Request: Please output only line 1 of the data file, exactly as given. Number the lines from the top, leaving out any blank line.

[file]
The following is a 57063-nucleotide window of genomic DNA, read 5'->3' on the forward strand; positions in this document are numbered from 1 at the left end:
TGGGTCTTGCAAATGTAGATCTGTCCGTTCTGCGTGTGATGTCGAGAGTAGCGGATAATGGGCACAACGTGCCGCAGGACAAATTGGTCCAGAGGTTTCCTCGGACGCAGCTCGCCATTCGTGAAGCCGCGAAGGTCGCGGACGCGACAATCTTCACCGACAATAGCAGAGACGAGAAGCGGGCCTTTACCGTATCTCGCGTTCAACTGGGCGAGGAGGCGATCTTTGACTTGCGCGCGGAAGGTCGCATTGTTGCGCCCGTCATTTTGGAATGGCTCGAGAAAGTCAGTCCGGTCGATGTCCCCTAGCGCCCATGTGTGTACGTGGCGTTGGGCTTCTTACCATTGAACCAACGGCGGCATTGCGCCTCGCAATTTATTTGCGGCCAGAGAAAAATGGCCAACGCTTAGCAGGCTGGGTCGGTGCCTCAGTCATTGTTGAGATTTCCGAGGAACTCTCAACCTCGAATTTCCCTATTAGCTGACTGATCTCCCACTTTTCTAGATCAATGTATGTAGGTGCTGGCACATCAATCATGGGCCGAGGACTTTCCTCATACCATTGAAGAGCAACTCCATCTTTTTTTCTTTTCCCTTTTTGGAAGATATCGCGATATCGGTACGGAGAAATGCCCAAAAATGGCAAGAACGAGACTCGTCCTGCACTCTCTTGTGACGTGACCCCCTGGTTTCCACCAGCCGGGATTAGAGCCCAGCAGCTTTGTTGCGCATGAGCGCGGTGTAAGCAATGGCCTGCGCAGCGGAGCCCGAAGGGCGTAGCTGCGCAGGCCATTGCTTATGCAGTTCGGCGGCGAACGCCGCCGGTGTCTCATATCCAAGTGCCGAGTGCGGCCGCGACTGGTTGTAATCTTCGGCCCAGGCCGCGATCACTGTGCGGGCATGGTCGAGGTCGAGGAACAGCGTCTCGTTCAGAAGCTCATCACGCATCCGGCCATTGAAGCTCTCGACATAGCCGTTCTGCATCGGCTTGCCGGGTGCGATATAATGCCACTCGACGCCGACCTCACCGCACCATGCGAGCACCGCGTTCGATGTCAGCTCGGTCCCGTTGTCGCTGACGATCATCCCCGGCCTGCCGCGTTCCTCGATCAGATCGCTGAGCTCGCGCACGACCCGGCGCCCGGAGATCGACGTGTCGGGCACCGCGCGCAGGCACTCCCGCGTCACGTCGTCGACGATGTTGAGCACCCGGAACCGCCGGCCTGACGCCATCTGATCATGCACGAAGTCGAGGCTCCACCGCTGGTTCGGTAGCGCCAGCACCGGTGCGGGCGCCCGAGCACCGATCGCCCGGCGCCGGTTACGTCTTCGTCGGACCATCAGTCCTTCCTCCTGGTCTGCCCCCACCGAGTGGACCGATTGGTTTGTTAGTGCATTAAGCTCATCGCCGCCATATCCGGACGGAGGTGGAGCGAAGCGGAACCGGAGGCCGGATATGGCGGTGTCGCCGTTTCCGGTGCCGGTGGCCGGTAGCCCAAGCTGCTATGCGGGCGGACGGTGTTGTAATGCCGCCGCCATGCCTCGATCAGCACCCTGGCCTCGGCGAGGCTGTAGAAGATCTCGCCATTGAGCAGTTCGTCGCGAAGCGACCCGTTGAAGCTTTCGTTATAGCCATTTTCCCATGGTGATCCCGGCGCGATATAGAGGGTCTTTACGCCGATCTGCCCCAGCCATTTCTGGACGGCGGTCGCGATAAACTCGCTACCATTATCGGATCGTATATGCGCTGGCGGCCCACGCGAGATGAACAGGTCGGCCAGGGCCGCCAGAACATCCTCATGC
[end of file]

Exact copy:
The following is a 57063-nucleotide window of genomic DNA, read 5'->3' on the forward strand; positions in this document are numbered from 1 at the left end: